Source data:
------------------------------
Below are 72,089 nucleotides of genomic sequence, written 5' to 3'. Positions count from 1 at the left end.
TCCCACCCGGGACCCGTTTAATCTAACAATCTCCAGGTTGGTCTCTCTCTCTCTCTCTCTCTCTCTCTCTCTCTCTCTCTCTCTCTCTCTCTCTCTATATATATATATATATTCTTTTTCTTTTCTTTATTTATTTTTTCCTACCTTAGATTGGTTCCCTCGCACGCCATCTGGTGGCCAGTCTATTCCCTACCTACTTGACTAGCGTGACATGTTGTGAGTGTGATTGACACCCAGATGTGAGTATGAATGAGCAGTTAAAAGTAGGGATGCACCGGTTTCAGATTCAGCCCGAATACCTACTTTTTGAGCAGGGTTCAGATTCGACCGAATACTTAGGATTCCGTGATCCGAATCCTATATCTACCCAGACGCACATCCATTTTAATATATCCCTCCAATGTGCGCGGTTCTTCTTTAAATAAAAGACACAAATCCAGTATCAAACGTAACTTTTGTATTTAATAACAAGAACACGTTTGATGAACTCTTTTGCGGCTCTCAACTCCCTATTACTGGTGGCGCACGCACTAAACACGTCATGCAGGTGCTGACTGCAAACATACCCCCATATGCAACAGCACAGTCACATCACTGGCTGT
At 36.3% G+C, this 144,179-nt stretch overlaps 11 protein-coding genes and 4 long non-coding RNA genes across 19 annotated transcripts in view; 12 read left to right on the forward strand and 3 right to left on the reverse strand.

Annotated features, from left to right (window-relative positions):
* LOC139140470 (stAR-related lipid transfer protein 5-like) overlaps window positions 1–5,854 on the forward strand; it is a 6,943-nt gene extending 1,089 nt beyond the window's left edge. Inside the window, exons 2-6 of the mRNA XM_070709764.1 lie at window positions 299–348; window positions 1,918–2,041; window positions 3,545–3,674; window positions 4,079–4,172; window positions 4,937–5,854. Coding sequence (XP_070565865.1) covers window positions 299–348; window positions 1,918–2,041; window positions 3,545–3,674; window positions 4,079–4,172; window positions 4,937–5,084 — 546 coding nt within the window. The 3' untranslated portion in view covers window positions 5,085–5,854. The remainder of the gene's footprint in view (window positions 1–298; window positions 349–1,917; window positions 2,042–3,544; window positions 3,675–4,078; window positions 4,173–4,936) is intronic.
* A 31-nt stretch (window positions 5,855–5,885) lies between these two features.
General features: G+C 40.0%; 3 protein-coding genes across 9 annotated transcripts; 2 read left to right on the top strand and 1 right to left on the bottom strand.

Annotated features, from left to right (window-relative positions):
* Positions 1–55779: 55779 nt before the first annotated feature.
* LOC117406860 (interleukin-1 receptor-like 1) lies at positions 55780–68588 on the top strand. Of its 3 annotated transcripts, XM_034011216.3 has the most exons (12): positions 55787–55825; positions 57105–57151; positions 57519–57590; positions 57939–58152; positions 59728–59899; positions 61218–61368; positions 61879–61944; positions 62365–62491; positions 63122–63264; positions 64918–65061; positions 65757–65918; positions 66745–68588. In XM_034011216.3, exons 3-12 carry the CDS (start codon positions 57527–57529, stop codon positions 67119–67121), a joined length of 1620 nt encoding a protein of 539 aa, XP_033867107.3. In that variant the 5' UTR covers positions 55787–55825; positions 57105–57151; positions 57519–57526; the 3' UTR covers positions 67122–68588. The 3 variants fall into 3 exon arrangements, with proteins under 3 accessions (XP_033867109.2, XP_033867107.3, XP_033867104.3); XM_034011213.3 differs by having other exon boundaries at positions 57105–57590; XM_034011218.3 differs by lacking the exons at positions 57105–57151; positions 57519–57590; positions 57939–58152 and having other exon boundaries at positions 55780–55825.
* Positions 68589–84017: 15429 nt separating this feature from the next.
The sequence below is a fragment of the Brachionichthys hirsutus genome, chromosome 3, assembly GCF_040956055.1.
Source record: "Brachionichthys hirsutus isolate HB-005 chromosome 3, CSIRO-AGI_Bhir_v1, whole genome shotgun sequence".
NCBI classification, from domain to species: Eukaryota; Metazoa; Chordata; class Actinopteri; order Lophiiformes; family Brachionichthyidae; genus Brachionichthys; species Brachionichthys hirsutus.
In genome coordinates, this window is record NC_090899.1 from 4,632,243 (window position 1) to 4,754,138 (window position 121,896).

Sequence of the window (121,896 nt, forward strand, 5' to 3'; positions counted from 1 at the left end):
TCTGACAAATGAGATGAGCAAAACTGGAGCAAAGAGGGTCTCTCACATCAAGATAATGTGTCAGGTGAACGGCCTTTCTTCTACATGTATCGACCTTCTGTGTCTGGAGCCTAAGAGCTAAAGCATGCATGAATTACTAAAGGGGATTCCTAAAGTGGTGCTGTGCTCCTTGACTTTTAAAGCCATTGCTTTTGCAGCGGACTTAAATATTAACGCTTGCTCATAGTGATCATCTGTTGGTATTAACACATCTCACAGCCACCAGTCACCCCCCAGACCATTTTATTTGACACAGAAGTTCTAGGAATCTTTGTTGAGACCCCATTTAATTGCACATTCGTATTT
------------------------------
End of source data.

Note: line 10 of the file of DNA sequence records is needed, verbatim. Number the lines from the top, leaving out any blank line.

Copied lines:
* LOC117406860 (interleukin-1 receptor-like 1) lies at positions 55780–68588 on the top strand. Of its 3 annotated transcripts, XM_034011216.3 has the most exons (12): positions 55787–55825; positions 57105–57151; positions 57519–57590; positions 57939–58152; positions 59728–59899; positions 61218–61368; positions 61879–61944; positions 62365–62491; positions 63122–63264; positions 64918–65061; positions 65757–65918; positions 66745–68588. In XM_034011216.3, exons 3-12 carry the CDS (start codon positions 57527–57529, stop codon positions 67119–67121), a joined length of 1620 nt encoding a protein of 539 aa, XP_033867107.3. In that variant the 5' UTR covers positions 55787–55825; positions 57105–57151; positions 57519–57526; the 3' UTR covers positions 67122–68588. The 3 variants fall into 3 exon arrangements, with proteins under 3 accessions (XP_033867109.2, XP_033867107.3, XP_033867104.3); XM_034011213.3 differs by having other exon boundaries at positions 57105–57590; XM_034011218.3 differs by lacking the exons at positions 57105–57151; positions 57519–57590; positions 57939–58152 and having other exon boundaries at positions 55780–55825.